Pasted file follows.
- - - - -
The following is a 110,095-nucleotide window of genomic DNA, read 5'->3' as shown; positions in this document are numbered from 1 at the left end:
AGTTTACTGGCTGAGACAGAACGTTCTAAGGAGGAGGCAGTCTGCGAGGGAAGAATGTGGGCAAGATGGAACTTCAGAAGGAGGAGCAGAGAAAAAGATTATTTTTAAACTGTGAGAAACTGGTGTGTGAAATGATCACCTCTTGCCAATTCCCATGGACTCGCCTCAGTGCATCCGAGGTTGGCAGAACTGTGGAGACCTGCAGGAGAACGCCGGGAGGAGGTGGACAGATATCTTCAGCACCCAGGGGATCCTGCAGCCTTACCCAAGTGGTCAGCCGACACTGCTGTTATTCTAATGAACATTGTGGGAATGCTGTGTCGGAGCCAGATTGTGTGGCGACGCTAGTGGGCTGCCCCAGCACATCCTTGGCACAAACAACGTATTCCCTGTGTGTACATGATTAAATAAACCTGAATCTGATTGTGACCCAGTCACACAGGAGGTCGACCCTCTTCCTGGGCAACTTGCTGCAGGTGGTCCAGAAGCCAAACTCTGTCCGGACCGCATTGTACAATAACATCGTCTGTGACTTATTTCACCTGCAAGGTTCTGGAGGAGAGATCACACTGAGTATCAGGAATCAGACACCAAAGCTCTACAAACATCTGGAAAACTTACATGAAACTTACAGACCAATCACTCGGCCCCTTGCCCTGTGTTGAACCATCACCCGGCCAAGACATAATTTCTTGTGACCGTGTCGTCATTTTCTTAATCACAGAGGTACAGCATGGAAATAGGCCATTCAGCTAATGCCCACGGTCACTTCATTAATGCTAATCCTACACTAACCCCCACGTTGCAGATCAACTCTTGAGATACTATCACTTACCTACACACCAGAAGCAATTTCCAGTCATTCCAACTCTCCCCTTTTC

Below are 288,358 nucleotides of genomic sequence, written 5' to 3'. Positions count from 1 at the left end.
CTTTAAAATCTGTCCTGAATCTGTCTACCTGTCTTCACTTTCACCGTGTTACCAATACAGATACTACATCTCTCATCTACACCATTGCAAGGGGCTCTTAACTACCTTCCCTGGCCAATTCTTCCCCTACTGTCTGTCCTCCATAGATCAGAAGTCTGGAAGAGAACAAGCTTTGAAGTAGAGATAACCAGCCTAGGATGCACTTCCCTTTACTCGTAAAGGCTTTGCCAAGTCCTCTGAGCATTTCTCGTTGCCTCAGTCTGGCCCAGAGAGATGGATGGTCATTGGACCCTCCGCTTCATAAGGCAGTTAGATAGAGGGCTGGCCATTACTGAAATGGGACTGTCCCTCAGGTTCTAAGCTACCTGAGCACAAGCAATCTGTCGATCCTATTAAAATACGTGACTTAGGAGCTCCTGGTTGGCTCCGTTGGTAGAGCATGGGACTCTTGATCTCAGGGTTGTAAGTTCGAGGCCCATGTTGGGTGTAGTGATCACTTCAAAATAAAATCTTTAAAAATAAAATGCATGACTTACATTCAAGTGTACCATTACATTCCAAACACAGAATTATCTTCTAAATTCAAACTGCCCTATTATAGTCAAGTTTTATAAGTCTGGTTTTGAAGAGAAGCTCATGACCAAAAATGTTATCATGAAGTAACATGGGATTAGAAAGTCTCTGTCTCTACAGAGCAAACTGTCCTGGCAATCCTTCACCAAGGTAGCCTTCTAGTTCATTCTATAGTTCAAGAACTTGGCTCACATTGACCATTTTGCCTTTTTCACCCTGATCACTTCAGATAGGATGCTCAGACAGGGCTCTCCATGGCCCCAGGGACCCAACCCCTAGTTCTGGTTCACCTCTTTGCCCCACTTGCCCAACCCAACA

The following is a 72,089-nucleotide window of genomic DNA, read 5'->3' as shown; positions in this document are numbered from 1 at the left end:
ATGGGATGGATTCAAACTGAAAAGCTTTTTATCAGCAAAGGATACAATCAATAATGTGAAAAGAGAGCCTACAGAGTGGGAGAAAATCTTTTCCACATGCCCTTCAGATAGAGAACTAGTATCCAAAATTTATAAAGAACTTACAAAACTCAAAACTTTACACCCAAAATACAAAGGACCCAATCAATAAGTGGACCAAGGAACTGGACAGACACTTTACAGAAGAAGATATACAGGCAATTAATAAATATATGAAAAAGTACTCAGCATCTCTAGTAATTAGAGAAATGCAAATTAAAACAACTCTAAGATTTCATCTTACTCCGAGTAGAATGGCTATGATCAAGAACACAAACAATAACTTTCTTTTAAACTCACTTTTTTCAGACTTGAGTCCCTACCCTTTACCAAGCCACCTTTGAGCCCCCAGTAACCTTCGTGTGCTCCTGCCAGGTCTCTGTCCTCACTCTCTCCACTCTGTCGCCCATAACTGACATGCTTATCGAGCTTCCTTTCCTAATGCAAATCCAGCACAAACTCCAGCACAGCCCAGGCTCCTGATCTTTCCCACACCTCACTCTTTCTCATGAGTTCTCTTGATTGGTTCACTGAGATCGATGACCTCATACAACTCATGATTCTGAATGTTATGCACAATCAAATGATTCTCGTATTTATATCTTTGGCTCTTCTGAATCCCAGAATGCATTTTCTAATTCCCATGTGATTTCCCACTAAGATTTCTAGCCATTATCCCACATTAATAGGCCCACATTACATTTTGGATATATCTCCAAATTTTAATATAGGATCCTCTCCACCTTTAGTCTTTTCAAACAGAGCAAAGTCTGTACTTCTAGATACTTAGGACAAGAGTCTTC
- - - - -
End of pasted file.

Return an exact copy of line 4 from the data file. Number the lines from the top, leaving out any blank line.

CTTTAAAATCTGTCCTGAATCTGTCTACCTGTCTTCACTTTCACCGTGTTACCAATACAGATACTACATCTCTCATCTACACCATTGCAAGGGGCTCTTAACTACCTTCCCTGGCCAATTCTTCCCCTACTGTCTGTCCTCCATAGATCAGAAGTCTGGAAGAGAACAAGCTTTGAAGTAGAGATAACCAGCCTAGGATGCACTTCCCTTTACTCGTAAAGGCTTTGCCAAGTCCTCTGAGCATTTCTCGTTGCCTCAGTCTGGCCCAGAGAGATGGATGGTCATTGGACCCTCCGCTTCATAAGGCAGTTAGATAGAGGGCTGGCCATTACTGAAATGGGACTGTCCCTCAGGTTCTAAGCTACCTGAGCACAAGCAATCTGTCGATCCTATTAAAATACGTGACTTAGGAGCTCCTGGTTGGCTCCGTTGGTAGAGCATGGGACTCTTGATCTCAGGGTTGTAAGTTCGAGGCCCATGTTGGGTGTAGTGATCACTTCAAAATAAAATCTTTAAAAATAAAATGCATGACTTACATTCAAGTGTACCATTACATTCCAAACACAGAATTATCTTCTAAATTCAAACTGCCCTATTATAGTCAAGTTTTATAAGTCTGGTTTTGAAGAGAAGCTCATGACCAAAAATGTTATCATGAAGTAACATGGGATTAGAAAGTCTCTGTCTCTACAGAGCAAACTGTCCTGGCAATCCTTCACCAAGGTAGCCTTCTAGTTCATTCTATAGTTCAAGAACTTGGCTCACATTGACCATTTTGCCTTTTTCACCCTGATCACTTCAGATAGGATGCTCAGACAGGGCTCTCCATGGCCCCAGGGACCCAACCCCTAGTTCTGGTTCACCTCTTTGCCCCACTTGCCCAACCCAACA